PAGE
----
Writing a Run

The first fumes of excitement over, after a run with a kill, the field begin to take things more coolly and veraciously, and ere long some of them begin to pick holes in the affair. The men of the hunt run it up, while those of the next hunt run it down. Added to this there are generally some cavilling, captious fellows in every field, who extol a run to the master’s face, and abuse it behind his back. So it was on the present occasion. The men of the hunt -- Charley Slapp, Lumpleg, Guano, Crane, Washball, and others -- lauded and magnified it into something magnificent; while Fossick, Fyle, Wake, Blossomnose, and others of the ‘flat-hat hunt,’ pronounced it a niceish thing -- a pretty burst; and Mr Vosper, who had hunted for five-and- twenty seasons without ever subscribing one farthing to hounds, always declaring that each season was ‘his last,’ or that he was going to confine himself entirely to some other pack, said it was nothing to make a row about, that he had seen fifty better things with the Tinglebury harriers, and never a word said.

‘Well,’ said Sponge to Spraggon, between the whiffs of a cigar, as they rode together; ‘it wasn’t so bad, was it?’

‘Bad! -- no,’ squinted Jack, ‘devilish good -- for Puff, at least,’ adding, ‘I question he’s had a better this season.’

‘Well, we are in luck,’ observed Tom Washball, riding up and joining them; ‘we are in luck to have a satisfactory thing with you great connoisseurs out.’

‘A pretty thing enough,’ replied Jack, ‘pretty thing enough.’

‘Oh, I don’t mean to say it’s equal to many we’ve had this season,’ replied Washball; ‘nothing like the Boughton Hill day, nor yet the Hembury Forest one; but still, considering the meet and the state of the country --’

‘Hout! the country’s good enough,’ growled Jack, who hated Washball; adding, ‘A good fox makes any country good;’ with which observation he sidled up to Sponge, leaving Washball in the middle of the road.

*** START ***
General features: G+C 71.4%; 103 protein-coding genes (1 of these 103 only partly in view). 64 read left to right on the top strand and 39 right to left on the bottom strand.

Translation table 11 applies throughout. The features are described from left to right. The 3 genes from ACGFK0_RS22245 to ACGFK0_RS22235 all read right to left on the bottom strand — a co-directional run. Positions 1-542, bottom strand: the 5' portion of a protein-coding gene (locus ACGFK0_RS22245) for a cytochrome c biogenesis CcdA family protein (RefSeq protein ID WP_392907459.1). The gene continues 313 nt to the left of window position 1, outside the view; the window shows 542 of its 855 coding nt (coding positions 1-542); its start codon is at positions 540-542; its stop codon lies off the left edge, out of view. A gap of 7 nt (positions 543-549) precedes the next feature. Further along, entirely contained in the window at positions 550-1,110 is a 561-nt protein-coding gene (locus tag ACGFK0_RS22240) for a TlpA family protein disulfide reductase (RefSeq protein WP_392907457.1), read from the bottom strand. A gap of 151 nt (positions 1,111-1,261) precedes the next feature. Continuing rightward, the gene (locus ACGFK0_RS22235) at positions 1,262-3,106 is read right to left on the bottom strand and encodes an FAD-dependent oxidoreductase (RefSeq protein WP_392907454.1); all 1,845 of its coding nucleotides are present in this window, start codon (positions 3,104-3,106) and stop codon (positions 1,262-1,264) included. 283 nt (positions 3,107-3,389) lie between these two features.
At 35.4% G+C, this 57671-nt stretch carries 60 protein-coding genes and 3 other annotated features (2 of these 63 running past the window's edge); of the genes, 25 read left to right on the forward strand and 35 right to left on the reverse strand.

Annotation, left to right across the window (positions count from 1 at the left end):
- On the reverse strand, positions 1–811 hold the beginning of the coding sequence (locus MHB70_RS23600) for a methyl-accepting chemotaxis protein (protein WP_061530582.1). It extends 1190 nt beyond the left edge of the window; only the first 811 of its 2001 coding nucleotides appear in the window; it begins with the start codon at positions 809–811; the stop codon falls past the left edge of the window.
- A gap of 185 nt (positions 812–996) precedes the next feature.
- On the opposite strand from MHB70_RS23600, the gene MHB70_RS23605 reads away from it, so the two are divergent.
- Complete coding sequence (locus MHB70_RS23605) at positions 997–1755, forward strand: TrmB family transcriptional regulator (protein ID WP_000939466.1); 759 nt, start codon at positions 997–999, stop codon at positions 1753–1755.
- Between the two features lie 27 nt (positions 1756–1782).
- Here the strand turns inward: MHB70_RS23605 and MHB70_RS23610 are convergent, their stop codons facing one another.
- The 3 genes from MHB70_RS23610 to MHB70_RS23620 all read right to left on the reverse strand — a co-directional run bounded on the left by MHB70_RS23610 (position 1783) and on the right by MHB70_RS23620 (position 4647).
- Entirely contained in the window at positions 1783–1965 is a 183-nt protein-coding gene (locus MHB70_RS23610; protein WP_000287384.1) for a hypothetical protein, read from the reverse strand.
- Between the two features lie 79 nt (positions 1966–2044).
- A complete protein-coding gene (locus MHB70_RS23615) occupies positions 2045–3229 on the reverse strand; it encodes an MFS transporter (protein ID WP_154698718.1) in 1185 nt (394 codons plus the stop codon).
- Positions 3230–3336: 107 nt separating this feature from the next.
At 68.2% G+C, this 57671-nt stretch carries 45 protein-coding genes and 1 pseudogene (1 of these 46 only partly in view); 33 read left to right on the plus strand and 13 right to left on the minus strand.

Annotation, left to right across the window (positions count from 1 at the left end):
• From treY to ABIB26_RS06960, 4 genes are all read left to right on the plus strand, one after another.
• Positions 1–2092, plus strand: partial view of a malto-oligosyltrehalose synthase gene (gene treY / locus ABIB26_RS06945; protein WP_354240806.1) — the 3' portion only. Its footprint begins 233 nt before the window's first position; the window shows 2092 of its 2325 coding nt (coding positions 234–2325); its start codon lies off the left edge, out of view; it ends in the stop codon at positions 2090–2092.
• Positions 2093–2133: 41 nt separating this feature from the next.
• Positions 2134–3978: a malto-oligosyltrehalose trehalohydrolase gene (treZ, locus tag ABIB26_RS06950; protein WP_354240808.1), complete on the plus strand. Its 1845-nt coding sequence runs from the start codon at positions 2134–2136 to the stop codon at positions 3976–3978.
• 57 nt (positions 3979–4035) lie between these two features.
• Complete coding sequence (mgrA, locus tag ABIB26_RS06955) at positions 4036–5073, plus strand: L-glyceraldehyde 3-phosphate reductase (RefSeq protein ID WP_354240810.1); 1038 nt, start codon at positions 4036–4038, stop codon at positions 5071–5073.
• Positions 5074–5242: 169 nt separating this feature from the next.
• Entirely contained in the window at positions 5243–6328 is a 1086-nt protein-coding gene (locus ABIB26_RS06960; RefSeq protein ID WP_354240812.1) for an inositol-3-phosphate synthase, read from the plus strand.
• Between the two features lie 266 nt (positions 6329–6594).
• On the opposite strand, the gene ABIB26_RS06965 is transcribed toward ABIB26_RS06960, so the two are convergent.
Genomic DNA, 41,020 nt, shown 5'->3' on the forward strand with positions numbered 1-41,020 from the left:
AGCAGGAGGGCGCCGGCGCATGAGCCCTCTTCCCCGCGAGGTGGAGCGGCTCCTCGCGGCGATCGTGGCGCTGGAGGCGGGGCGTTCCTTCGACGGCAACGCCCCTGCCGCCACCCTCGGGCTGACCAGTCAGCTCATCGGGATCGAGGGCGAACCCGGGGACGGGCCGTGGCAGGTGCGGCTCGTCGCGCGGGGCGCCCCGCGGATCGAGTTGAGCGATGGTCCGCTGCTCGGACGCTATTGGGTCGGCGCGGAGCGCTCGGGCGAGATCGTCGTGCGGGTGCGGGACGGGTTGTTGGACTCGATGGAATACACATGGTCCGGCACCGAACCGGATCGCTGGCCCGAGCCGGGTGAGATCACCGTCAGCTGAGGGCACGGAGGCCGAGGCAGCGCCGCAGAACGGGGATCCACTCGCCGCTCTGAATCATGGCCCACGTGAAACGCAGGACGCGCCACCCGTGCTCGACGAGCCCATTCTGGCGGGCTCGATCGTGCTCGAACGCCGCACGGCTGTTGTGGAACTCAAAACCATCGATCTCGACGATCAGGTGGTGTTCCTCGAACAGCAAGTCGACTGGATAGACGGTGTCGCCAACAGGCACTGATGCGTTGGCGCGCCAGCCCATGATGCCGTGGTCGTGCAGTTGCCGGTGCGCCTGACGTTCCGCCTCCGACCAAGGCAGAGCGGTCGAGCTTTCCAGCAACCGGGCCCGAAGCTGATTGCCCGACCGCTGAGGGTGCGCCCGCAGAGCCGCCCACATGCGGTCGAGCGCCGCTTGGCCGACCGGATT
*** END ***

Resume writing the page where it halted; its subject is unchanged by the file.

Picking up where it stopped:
‘That reminds me,’ said Jack, sotto voce to Sponge, ‘that the crittur wants his run puffed, and he thinks you can do it.’

‘Me!’ exclaimed Sponge, ‘what’s put that in his head?’

‘Why, you see,’ exclaimed Jack, ‘the first time you came out with our hounds at Dundleton Tower, you’ll remember -- or rather, the first time we saw you, when your horse ran away with you -- somebody, Fyle, I think it was, said you were a literary cove; and Puff, catchin’ at the idea, has never been able to get rid of it since: and the fact is, he’d like to be flattered -- he’d be uncommonly pleased if you were to ‘‘soft saudor’’ him handsomely.’

Me!’ exclaimed Sponge; ‘bless your heart, man, I can’t write anything -- nothing fit to print, at least.’

‘Hout, fiddle!’ retorted Spraggon, ‘you can write as well as any other man; see what lots of fellows write, and nobody ever finds fault.’

‘But the spellin’ bothers one,’ replied Sponge, with a shake of his elbow and body, as if the idea was quite out of the question.

‘Hang the spellin’,’ muttered Jack, ‘one can always borrow a dictionary; or let the man of the paper -- the editor, as they call him -- smooth out the spellin’. You say at the end of your letter, that your hands are cold, or your hand aches with holdin’ a pullin’ horse, and you’ll thank him to correct any inadvertencies -- you needn’t call them errors, you know.’

  By PanEris using Melati.

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